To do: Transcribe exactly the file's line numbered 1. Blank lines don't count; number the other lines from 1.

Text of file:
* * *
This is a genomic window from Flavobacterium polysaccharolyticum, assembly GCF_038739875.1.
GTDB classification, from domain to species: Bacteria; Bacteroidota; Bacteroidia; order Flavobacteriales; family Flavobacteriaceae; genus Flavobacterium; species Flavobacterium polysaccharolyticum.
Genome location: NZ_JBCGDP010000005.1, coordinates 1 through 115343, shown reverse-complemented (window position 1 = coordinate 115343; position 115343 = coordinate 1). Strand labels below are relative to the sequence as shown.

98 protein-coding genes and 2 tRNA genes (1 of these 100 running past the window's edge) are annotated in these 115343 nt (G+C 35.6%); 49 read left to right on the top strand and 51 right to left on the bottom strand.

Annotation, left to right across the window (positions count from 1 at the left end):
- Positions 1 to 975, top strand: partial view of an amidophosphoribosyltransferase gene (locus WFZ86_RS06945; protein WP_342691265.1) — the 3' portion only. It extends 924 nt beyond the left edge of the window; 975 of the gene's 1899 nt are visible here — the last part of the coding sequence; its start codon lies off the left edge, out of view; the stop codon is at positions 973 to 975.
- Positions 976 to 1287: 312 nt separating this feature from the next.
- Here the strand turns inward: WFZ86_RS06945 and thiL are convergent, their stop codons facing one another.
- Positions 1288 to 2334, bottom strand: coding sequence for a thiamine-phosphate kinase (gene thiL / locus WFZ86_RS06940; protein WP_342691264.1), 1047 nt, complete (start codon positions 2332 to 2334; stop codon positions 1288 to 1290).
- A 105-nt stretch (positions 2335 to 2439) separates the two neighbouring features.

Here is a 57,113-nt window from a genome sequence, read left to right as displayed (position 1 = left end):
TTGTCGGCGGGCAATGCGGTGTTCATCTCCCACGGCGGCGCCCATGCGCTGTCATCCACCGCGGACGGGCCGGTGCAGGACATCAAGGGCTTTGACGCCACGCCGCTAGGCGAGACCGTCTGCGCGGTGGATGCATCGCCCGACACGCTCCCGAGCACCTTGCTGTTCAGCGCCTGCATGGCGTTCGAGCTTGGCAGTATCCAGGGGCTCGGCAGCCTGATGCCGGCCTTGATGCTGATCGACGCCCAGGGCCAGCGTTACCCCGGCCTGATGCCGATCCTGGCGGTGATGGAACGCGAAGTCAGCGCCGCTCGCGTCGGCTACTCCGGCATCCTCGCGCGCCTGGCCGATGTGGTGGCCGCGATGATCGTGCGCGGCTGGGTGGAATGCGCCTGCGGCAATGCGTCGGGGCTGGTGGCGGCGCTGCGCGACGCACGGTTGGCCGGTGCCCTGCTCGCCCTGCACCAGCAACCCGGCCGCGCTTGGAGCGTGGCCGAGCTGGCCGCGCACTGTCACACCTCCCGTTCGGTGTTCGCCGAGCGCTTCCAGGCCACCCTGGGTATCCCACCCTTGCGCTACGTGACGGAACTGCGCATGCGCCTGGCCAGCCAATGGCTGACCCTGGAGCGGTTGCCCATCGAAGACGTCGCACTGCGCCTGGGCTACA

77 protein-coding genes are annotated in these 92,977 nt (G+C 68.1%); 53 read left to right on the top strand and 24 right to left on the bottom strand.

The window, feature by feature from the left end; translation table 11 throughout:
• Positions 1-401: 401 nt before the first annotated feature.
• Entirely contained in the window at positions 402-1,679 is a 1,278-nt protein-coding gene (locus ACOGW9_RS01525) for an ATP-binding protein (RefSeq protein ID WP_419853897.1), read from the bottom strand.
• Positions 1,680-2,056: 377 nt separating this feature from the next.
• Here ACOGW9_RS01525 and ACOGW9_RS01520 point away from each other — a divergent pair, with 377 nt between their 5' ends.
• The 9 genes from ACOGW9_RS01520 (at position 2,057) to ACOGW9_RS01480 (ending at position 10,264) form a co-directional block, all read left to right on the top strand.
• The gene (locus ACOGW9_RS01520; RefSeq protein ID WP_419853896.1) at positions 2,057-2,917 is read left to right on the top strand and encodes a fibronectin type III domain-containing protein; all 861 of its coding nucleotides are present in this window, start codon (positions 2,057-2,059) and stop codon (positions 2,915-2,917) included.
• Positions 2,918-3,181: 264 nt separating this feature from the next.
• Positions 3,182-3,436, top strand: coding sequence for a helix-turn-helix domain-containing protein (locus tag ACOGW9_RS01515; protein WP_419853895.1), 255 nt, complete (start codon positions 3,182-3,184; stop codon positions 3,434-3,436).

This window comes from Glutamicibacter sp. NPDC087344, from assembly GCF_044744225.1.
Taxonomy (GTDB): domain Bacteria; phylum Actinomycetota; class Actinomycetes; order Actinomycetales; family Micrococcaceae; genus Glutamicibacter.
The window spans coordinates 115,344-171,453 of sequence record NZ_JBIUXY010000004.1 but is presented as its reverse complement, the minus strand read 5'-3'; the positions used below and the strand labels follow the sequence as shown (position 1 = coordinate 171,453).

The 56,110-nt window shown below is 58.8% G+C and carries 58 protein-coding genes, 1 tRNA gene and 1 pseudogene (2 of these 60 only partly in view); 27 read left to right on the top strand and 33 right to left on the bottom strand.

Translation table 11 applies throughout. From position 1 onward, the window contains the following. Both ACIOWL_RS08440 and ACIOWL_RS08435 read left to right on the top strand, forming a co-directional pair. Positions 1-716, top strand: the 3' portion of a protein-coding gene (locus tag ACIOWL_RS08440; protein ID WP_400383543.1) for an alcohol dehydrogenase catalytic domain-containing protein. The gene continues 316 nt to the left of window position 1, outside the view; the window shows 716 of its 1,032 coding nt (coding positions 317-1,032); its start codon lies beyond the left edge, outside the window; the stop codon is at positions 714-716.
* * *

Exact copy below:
This is a genomic window from Flavobacterium polysaccharolyticum, assembly GCF_038739875.1.